Sure. It seems everybody has a list nowadays.

Again, a simple search on the Internet will usually reveal dozens of articles on the subject. Here's a couple to get you started. I chose these two because they seem to be a good representation of the majority of rule sets.

  1. Elizabeth Sims 7 rules published by Writer's Digest.
  2. Andre Cruz's 6 creative ways to name characters.
Once you've acquired a library of possible names for your character (I like to make lists) the fun part, or hard part, begins. Evaluate possible names against your character and the type of story you are writing. While none of these "rules" I discuss next are set in stone, they do provide a path that will lead you in the general direction of a great and fitting name for your character.

Does your character's name fit their physical characteristics? If your character is extremely tall, why not give them a name that reminds the reader of height, For instance, the name given could simply rhyme with tall, or lanky, or any other derivative of height. The name could literally be a representation of a physical characteristic. For example, James Grant (known by pen name, Lee Child) developed the main character of his Reacher series from the character's physical trait of height. James is so tall that, when he was at the grocery store, others would ask him to "reach" things for them on high shelves. So, in developing his tall main character, he accentuated the height of Jack Reacher.

Another general rule is to name your character according to genre or type of story they occupy. If you are writing a thriller, mystery, or crime story, the character's name is normally limited by syllables. Normally either first or last name will be only one syllable and the other only two (like Jack Reacher.)

I published a story under a pen name titled Lexi's Run and ran into trouble with the supporting character because of his name. This supporting character was originally named Joseph Johnson because I wanted everyone in the story to call him JJ as his nickname. Nonetheless, the name nearly ruined the story because it just didn't sound right rolling off the tongue. On top of that, the name was stereotypical for my character and maybe even a little racist. I changed his name to Kyle Frost and expanded his personality around his last name of Frost. This new name really enhanced the story. Sure, these were very small enhancements but they brought depth and realism to his character.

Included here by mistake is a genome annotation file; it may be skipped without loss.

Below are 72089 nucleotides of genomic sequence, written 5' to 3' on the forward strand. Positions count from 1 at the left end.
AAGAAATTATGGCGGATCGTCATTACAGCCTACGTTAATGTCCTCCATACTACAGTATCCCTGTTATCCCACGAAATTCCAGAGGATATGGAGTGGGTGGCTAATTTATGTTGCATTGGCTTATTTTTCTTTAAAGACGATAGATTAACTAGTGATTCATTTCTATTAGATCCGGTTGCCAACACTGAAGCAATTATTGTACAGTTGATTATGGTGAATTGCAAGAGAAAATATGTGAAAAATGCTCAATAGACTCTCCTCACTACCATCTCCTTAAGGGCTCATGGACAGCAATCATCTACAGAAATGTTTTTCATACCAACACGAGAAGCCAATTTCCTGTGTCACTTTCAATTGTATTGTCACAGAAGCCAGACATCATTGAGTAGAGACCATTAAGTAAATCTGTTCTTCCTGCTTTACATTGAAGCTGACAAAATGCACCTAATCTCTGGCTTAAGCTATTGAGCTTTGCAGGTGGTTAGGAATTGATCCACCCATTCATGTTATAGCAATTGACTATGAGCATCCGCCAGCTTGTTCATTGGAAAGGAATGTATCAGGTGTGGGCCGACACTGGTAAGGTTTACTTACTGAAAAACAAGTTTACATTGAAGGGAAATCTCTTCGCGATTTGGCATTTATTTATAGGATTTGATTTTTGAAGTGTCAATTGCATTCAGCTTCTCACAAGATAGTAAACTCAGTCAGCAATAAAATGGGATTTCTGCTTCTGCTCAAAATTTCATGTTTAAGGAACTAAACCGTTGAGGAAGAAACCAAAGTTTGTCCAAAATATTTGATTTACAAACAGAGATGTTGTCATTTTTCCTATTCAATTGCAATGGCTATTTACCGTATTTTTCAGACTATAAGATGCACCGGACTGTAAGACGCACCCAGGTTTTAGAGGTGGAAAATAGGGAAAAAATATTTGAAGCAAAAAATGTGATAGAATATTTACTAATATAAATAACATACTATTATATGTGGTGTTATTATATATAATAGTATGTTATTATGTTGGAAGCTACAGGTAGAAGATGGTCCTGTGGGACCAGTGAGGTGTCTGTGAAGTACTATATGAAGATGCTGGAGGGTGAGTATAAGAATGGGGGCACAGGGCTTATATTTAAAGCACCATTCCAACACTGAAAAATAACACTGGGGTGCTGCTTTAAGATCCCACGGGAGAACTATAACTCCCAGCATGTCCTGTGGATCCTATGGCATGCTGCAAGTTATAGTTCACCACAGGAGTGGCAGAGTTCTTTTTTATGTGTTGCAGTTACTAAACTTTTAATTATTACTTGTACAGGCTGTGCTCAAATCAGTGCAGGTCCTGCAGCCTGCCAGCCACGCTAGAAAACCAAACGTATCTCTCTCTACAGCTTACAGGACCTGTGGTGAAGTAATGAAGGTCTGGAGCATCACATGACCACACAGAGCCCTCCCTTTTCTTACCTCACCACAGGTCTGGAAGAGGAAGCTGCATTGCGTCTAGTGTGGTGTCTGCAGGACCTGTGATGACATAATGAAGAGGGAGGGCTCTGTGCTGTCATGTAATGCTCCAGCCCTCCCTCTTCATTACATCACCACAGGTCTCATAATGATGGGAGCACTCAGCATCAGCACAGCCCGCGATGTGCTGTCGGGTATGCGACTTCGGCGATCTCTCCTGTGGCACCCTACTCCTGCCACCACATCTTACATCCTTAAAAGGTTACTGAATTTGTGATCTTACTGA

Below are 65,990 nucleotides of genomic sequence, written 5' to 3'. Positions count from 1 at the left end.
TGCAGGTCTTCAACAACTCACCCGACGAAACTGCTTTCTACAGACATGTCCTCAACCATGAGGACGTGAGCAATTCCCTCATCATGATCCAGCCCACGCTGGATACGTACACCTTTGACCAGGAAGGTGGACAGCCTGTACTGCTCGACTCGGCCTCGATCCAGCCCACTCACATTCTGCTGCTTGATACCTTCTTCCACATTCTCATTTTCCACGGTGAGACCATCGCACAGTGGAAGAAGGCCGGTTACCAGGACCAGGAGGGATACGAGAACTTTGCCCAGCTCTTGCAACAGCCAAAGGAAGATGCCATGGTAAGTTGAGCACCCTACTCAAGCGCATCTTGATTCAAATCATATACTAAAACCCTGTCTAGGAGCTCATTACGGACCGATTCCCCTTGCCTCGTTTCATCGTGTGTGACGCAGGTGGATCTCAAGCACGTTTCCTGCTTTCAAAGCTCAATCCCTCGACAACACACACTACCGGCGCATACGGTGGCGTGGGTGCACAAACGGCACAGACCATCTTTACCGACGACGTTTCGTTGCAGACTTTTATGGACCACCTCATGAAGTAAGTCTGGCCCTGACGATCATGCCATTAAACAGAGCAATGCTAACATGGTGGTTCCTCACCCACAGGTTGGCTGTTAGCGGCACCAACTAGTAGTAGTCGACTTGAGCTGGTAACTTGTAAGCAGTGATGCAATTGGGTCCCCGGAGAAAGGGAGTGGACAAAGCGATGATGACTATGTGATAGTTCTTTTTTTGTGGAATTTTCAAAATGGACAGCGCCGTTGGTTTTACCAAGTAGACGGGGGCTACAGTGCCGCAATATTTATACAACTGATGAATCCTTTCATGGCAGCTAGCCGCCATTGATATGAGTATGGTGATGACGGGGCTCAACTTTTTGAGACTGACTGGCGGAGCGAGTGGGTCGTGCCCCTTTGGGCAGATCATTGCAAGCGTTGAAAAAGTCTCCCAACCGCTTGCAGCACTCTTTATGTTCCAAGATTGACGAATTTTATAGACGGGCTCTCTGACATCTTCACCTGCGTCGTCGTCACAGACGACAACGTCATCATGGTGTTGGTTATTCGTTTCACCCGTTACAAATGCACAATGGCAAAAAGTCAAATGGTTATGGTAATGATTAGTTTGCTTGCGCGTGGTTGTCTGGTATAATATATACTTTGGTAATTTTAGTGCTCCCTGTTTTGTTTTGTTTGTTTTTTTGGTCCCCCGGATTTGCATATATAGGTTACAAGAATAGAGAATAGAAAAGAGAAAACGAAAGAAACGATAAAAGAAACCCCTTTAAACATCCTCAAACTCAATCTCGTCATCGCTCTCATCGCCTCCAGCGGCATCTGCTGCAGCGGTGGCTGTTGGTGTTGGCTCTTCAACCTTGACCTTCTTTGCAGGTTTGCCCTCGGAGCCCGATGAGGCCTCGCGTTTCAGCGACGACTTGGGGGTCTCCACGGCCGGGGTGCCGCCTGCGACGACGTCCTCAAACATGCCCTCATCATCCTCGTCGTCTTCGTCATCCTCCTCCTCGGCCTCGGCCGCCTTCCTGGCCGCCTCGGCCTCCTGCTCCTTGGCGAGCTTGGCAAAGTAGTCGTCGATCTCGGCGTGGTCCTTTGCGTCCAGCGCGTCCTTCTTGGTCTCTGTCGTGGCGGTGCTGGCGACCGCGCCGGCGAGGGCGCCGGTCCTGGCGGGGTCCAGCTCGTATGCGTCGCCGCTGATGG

If you are writing a romance, choose a name that is unique and flowery. Here it's okay to have a name with many syllables as long as it doesn't sound ridiculous when said aloud.

If you are writing fantasy (especially high fantasy or epic fantasy) your character's name can break all the rules of modern English, with limits, of course. Lindsay Buroker wrote a series called Emperor's Edge with a main character named Aramintha. Kind of catchy.

No matter what genre your story finds its home in, The one caveat to naming is that the name, no matter how outlandish, should remain believable for your character.

One final note about naming characters is that you should keep your secondary characters in mind as well. I know that some characters in stories are considered disposable, but some thought should go into naming them. For instance, if you spend valuable time and effort researching your main character to be sure the name fits the time period, ethnic background, race, mythical connections and every other conceivable consideration, don't bring your secondary character into the story with some bland and/or inappropriate name. You never know if that secondary character may warrant a grander role in a future story.

So, I hope this article has provided you with something to think about when naming fictional characters. Just remember that every rule you'll hear or read about naming characters can, and has been broken successfully. Nonetheless, a poorly named character can be a drag on the rest of the story.

Please feel free to comment if you have more suggestions.


  1. Interesting topic. When I did NaNoWriMo I came up with the name Pearson for my main character and only later noticed that it was very close to Person, which in Portuguese is pessoa; the story was set in New Lisbon and was partly inspired by Fernando Pessoa's The Book of Disquiet.

    My favorite mad mystery writer, Harry Stephen Keeler, came up with names like Gonwyck Schwaaa, Foxhart Cubycheck, and Xenius Jones.

    1. I'll have to look this author up. I really like the name "Xenius Jones."